About this Blog

The blog focuses on the essence of wine and food, not how many points or stars it receives. The opinions are mine and should be taken only as that, an opinion not gospel.

Like many collectors, initially I was very much influenced by wine ratings. I purchased wines based on points, even if I had never tasted the wine. And it was much worse than that. I would drink a wine with a high rating, not like it, yet since it was highly rated I’d rationalize that I did not yet appreciate the wine, or that my palate was not sophisticated enough to understand the wine. How’s that for lunacy? As a result my cellar grew in all directions while my palate narrowed. By the time I realized the style of wine that I enjoyed, my cellar abounded with wines whose styles I did not enjoy. All of these wines were very highly rated, just not my cup of tea, or glass of wine to be more accurate. Fortunately I was able to sell many of these wines to those who either enjoyed them or wanted highly rated wines. Don’t misunderstand, I am not against wines with high ratings, in fact I own many. It is just that I now purchase wines based on the producer, the style and my palate, not the rating. Nor do I shun reading reviews. I very much respect Antonio Galloni, Alan Meadows, Eric Asimov and John Gilman and read their reviews routinely. I pay attention to what they write, not the points they award.

Wednesday, April 11, 2012

Lunch at the Pluckemin Inn

This past Thursday, along with good friends Emil & Gino, I had lunch with Brian Hider, Wine Director at the Pluckemin Inn in Bedminister, NJ. Emil introduced me to Brian about a month ago when I was searching for Giuseppi Quintarelli wines for my annual Hemophilia Association of New Jersey gourmet wine dinner fundraiser. I have had the pleasure of working with this incredible organization for more than 20 years and they do a phenomenal job supporting New Jersey's hemophilia population.

I have always wanted to do a wine dinner that featured the wines of Giuseppi Quintarelli. Finding the wines is not always easy. As you know from a previous post, Giuseppi passed away in January, so I felt this was the perfect time and the perfect occasion to honor the man, his legacy and his wines and raise money for an incredible organization. Thanks to Brian I was able to find the wines I wanted and at a good price. The dinner will take place on May 7th, 2012 at Il Capriccio Ristorante in Whippany.

Brian not only oversees the restaurant’s wine list, but he is also responsible for the inventory for the Pluckemin Inn’s retail wine shop. Both lists are extensive, well thought out and reasonably priced. In my opinion both the restaurant list and the retail shop inventory are amongst the finest you will find not only in New Jersey but in all of the USA.

I found Brian to be a very articulate, knowledgeable wine person with a very warm demeanor. His passion for wine is evident from the onset and is evident in both his wine by the glass selections as well as bottle selections. On this day he was a most graceful host who treated us to three spectacular wines to enjoy with our lunch.

2000 Poggio di Sotto Brunello di Montalcino. In my opinion Poggio di Sotto is in the same league with Gianfranco Soldera when it comes to traditionally crafted Brunello di Montalcino. Made from 100% Sangiovese Grosso grapes this vintage is drinking very nicely at the moment. It is nicely balanced on the palate with an enticing bouquet and a round and elegant finish. $100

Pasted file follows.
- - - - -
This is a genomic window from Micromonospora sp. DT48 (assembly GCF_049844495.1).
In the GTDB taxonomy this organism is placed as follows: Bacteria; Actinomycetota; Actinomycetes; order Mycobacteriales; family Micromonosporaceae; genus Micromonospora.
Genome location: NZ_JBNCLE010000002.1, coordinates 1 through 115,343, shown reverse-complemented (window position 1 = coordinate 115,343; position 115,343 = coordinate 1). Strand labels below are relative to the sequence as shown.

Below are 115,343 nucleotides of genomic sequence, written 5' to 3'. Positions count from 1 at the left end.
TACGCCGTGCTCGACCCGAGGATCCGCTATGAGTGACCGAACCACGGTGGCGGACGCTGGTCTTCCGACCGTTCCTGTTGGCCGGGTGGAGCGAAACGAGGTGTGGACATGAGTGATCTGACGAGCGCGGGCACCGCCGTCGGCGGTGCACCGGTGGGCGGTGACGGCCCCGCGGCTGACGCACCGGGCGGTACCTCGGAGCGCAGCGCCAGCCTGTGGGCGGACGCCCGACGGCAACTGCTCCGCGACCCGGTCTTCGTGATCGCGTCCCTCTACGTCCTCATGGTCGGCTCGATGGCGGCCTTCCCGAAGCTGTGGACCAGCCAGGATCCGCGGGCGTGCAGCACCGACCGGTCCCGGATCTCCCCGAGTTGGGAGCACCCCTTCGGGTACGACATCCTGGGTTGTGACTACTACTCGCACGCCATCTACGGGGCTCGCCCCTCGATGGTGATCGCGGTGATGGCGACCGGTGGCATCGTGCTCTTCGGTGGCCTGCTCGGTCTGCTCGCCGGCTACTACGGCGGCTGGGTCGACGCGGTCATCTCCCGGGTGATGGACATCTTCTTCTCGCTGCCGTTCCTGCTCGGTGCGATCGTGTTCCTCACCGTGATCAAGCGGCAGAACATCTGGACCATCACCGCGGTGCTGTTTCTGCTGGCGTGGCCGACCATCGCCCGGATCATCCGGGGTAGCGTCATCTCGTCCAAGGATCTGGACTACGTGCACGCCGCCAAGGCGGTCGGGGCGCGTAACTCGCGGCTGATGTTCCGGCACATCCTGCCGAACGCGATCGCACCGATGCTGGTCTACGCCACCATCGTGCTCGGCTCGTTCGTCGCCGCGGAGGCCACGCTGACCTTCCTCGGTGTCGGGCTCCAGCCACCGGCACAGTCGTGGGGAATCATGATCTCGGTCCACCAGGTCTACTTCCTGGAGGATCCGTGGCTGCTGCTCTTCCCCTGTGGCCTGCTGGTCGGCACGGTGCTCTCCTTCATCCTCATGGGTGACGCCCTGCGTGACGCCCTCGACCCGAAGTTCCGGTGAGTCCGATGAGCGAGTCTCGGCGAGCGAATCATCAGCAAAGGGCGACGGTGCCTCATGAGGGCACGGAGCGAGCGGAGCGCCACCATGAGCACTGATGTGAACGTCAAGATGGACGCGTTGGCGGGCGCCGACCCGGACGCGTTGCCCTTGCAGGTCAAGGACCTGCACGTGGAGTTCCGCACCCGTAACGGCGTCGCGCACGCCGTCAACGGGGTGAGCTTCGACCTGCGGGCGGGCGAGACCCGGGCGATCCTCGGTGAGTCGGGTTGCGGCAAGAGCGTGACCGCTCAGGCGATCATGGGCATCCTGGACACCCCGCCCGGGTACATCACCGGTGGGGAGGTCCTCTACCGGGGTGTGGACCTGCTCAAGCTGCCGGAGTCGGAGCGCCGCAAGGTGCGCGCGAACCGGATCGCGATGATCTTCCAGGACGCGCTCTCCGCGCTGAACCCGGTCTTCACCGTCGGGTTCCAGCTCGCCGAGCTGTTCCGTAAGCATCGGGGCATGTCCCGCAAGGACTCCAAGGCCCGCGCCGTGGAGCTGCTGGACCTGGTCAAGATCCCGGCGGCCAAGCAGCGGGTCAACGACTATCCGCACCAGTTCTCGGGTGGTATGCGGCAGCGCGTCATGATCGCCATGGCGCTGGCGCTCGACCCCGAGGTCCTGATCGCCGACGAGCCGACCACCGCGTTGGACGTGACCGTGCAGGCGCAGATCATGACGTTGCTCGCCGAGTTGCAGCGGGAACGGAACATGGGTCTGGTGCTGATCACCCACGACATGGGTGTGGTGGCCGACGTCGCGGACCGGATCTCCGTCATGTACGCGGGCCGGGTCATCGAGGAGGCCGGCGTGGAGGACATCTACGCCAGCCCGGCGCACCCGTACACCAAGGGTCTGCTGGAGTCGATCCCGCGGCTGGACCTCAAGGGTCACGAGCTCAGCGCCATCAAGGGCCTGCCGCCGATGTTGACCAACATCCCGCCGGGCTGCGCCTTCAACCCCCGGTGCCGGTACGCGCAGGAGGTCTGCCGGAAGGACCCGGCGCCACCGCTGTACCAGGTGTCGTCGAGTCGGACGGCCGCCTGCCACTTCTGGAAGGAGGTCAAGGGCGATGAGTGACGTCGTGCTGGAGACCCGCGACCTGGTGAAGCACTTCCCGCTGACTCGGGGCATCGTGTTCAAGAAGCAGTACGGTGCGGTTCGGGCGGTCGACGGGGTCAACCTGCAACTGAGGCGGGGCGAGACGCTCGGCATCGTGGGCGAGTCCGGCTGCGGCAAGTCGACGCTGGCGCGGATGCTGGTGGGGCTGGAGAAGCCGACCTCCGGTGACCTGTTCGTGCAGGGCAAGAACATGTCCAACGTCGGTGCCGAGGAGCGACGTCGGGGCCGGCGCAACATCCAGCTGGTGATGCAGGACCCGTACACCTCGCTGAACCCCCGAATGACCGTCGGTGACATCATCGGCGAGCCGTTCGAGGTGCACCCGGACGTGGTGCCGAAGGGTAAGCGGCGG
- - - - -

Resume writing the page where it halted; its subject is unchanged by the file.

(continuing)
2001 Chateau Rayas Chateauneuf-du-Pape Reserve. I wrote about this fantastic wine in a previous post. This bottle was equally as stunning as the previous bottle. I initially thought the bouquet was a Burgunday but as the wine opened there was no mistake that it was an elegant CDP. As the wine evolved in the glass the bouquet became intoxicating. On the palate it was pure, complex and completely round with a monster finish. While CDP law allows for the use of all 13 grapes indigenous to the region, Rayas is made from 100% Grenache. This wine is what CDP is all about. $150.

The final bottle Brian treated us to was a 2003 Huet Clos du Bourg Moelleux 1ere Trie. From the Loire Valley this 100% Chenin Blanc white was stupendous. Readers of this blog know that I am a huge fan of Huet wines and the Chenin Blanc grape. I have many vintages in my cellar. Alas I had not had this vintage of the Moelleux 1ere Trie. The wine was pristinely pure on the palate with a delicious mid-level sweetness and a ripe, rich finish. 2003 was not a very good year in the Loire Valley, but wine maker Noel Pinguet turned out just magnificent wines including this gem. Huet wines seem to age forever. And the more they age, the better they get and the more valuable they become. Upon release they are very inexpensive. I recently purchased some of the 2010 vintage (terrific vintage) for under $30 a bottle. This wine will last for many decades. The 2003 is priced at $48. BTW, Brian will be happy to sell you the 1921 vintage of this wine for a mere $1,160 a bottle. See what I mean about increasing in value.

Along with these great wines we enjoyed a couple of pizza thin crusted pizzas, Margherita and a white pie with mozzarella and prosciutto.. We then all opted for the Plucky Burger, juicy and cooked to a perfect medium rare and served with fresh cut fries, they had us licking our chops. We also decided to sample a Porchetta sandwich, which we had cut into three pieces. It was comprised of thin sliced Italian roast pork, broccoli rabe and aged provolone. It was delicious.

If you have never been to the Pluckemin Inn for Dinner, put it on your bucket list. And for wine allow Brian to pair your dinner choices with the wine. You will be glad you did.


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